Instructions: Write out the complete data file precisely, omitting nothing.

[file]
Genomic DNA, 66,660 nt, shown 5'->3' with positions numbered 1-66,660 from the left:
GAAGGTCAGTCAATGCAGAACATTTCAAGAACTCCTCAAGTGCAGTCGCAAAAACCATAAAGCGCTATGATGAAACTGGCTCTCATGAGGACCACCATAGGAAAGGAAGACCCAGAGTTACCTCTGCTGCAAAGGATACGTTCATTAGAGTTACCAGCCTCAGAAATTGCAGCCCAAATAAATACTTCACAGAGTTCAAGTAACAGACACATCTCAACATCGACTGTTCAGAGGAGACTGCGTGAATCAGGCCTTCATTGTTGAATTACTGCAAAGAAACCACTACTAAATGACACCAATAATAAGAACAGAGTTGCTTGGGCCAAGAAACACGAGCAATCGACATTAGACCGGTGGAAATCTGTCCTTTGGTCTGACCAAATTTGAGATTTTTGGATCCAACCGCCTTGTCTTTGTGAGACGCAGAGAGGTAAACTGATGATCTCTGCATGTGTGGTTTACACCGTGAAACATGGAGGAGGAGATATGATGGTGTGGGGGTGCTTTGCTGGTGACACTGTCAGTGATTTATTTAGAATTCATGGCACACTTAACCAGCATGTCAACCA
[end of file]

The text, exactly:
Genomic DNA, 66,660 nt, shown 5'->3' with positions numbered 1-66,660 from the left:
GAAGGTCAGTCAATGCAGAACATTTCAAGAACTCCTCAAGTGCAGTCGCAAAAACCATAAAGCGCTATGATGAAACTGGCTCTCATGAGGACCACCATAGGAAAGGAAGACCCAGAGTTACCTCTGCTGCAAAGGATACGTTCATTAGAGTTACCAGCCTCAGAAATTGCAGCCCAAATAAATACTTCACAGAGTTCAAGTAACAGACACATCTCAACATCGACTGTTCAGAGGAGACTGCGTGAATCAGGCCTTCATTGTTGAATTACTGCAAAGAAACCACTACTAAATGACACCAATAATAAGAACAGAGTTGCTTGGGCCAAGAAACACGAGCAATCGACATTAGACCGGTGGAAATCTGTCCTTTGGTCTGACCAAATTTGAGATTTTTGGATCCAACCGCCTTGTCTTTGTGAGACGCAGAGAGGTAAACTGATGATCTCTGCATGTGTGGTTTACACCGTGAAACATGGAGGAGGAGATATGATGGTGTGGGGGTGCTTTGCTGGTGACACTGTCAGTGATTTATTTAGAATTCATGGCACACTTAACCAGCATGTCAACCA